Search the GHTC website

In this feature on Breakthroughs, we provide an update on what’s currently happening with global health in Congress and an outlook for future legislative activity.

August 8, 2012 by Ashley Bennett

In this feature on Breakthroughs, we provide an update on what’s currently happening with global health in Congress and an outlook for future legislative activity.

As Congress starts the August recess, there have been a few developments in the fiscal year (FY) 2013 appropriations process, and both House and Senate committees have completed debate on nearly every account. Additionally, both the Administration and Congress have intensified their discussions about the upcoming sequestration cuts, and Congress has proposed continuing resolution to keep the government running at least until March. Below, we provide an overview of recent activity.

FY 2013 Appropriations

  • In the past two weeks, the Senate appropriations committee approved its Department of Defense appropriations bill, funding the department at a level $5 billion below President Obama’s request. Language and funding was included in the bill to establish a Peer-Reviewed Medical Research Program, which will set research priorities across the defense department for certain conditions and diseases, including malaria, and the neglected tropical diseases dengue fever, and leishmaniasis. The program is funded at $50 million in the legislation. Additionally, another $50 million was allocated to the Joint Warfighter Medical Research Program, which would accelerate health research for solutions and treatments in projects that the defense department is already funding, including some priority diseases for global health.
  • With the passage of this bill, the Senate appropriations committee completed its work on individual appropriations bills for the year. The only account it did not approve funding for was the Labor-HHS account, which includes funding for the National Institutes of Health and Centers for Disease Control and Prevention, both of which fund global health research programs.
  • On the House side, the full House of Representatives passed its own legislation funding the Department of Defense, which its appropriations committee approved back in May. That legislation approves a funding level above the amount agreed to in last year’s Budget Control Act agreement. Eventually, the differences between the House and Senate versions of the defense legislation will have to be rectified to fund the department for FY 2013.

FY 2013 Continuing Resolution

  • It’s been clear for a few months that Congress would not complete FY 2013 appropriations before the next fiscal year begins. In an interesting turn of events, Congress has agreed that it will need a Continuing Resolution (CR) in order to keep the government running into October and beyond, and members have already agreed on the terms of the CR, which will provide $1.047 trillion in discretionary spending. This will prevent further budget debates leading up to the presidential election, and takes one item off of Congress’ to-do list for the post-election session in November and December. Congress will write the agreement during August, and will vote on the deal in September.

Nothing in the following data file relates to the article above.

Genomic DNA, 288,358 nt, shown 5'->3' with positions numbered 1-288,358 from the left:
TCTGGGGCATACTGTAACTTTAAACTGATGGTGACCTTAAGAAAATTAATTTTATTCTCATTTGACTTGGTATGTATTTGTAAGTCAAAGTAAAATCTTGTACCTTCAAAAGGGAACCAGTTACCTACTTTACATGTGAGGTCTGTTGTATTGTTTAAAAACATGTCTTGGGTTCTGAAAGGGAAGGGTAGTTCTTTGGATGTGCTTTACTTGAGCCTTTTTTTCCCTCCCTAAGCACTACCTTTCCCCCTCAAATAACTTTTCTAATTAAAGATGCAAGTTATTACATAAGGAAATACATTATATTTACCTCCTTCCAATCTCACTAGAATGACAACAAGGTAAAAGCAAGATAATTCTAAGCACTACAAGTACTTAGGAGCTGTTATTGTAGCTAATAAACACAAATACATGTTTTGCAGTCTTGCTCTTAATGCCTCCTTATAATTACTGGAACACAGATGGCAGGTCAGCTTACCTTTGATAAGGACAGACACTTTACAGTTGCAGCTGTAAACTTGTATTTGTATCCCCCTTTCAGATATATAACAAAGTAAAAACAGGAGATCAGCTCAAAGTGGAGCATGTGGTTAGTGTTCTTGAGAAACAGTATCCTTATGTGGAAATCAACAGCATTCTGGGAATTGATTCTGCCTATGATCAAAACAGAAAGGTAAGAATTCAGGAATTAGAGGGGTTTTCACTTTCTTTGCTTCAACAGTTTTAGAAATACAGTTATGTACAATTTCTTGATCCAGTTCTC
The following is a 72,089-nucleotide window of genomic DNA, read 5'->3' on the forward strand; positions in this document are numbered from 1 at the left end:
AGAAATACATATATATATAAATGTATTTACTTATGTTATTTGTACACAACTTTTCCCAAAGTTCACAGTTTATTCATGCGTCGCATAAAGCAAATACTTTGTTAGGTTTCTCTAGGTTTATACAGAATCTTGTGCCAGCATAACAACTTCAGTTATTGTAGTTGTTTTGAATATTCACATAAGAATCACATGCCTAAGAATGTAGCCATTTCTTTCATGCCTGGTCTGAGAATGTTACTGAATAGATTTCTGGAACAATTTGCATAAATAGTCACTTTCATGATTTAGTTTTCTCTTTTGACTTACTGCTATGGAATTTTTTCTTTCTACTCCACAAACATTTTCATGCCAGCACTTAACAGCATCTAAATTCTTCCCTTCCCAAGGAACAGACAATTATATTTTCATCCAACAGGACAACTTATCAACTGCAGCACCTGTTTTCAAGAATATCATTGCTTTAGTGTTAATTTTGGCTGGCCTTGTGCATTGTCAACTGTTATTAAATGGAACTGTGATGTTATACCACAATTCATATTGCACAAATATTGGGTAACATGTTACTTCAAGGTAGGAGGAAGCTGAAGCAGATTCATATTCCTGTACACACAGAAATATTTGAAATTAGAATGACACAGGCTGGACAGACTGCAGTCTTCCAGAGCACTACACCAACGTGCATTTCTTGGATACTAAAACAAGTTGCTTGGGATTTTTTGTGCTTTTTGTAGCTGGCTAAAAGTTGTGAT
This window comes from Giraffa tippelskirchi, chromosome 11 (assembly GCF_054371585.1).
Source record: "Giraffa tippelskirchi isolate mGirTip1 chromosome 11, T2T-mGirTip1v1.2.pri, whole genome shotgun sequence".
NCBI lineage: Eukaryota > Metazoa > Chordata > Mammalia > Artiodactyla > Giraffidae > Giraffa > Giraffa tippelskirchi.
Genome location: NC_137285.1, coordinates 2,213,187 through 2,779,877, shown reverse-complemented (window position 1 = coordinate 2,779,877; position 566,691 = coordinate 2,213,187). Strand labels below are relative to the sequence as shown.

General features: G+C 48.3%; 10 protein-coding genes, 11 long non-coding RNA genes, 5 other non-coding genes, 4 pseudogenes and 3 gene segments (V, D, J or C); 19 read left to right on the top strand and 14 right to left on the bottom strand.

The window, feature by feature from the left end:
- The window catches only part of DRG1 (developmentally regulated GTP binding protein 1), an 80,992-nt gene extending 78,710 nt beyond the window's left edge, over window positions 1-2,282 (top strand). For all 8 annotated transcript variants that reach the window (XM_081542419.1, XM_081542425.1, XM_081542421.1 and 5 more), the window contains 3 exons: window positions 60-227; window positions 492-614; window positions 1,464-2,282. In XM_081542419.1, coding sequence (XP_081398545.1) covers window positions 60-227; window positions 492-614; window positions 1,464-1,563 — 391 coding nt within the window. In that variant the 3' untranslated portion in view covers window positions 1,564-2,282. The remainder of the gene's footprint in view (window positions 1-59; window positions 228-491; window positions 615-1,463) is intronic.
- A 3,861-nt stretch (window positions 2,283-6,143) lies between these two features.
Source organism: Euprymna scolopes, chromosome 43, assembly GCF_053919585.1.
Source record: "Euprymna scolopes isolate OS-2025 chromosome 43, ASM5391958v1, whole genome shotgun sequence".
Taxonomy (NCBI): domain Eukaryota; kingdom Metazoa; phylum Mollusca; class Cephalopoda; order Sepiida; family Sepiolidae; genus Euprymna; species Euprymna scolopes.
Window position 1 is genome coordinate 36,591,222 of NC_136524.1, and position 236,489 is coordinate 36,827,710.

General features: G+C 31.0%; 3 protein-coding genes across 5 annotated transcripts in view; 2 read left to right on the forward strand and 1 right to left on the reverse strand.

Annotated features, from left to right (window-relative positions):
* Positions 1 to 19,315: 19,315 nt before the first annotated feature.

• There are roughly 20 days left in the congressional calendar, given the election and upcoming recesses. When the Budget Control Act was passed, Congress was expected to develop a plan to reduce spending or face severe, automatic cuts starting January 2, 2013. As Congress has not been able to agree on an alternative and has very little time left to do so, in January these, roughly, 8.5 percent cuts will likely take place.However, since the CR will delay FY 2013 budget levels from actually being finalized until March, the rate of the cuts for the last part of the FY 2013 fiscal year (March 1-September 30) could be higher—possibly as high as 14 percent. This scenario is still months away, and is dependent on several factors, including an election that could change the Presidential administration and the leadership in Congress. A deal could still be reached that would delay or eliminate sequestration, although there is very little time left to do so.

New OMB Guidance

  • Office of Management and Budget (OMB) Acting Director Jeffrey Zients recently sent a memo to department and agency heads with guidance on federal agency submissions for FY 2014. In the memo, Zients asked agencies to cut their bottom-line FY 2014 requests by 5 percent below spending levels appropriated for FY 2013. Zients sent another memo on July 31, informing agency leads of upcoming discussions on the implications of sequestration. Under current law, agencies are restricted in how much they can plan ahead of time for sequestrations. However, without an agreement from Congress on an alternative to the cuts, and with Congress’ insistence, the Administration has started to take steps to plan for the cuts.
Categories: US budget

About the author

Ashley BennettGHTC

Ashley Bennett is a Policy and Advocacy Officer at GHTC.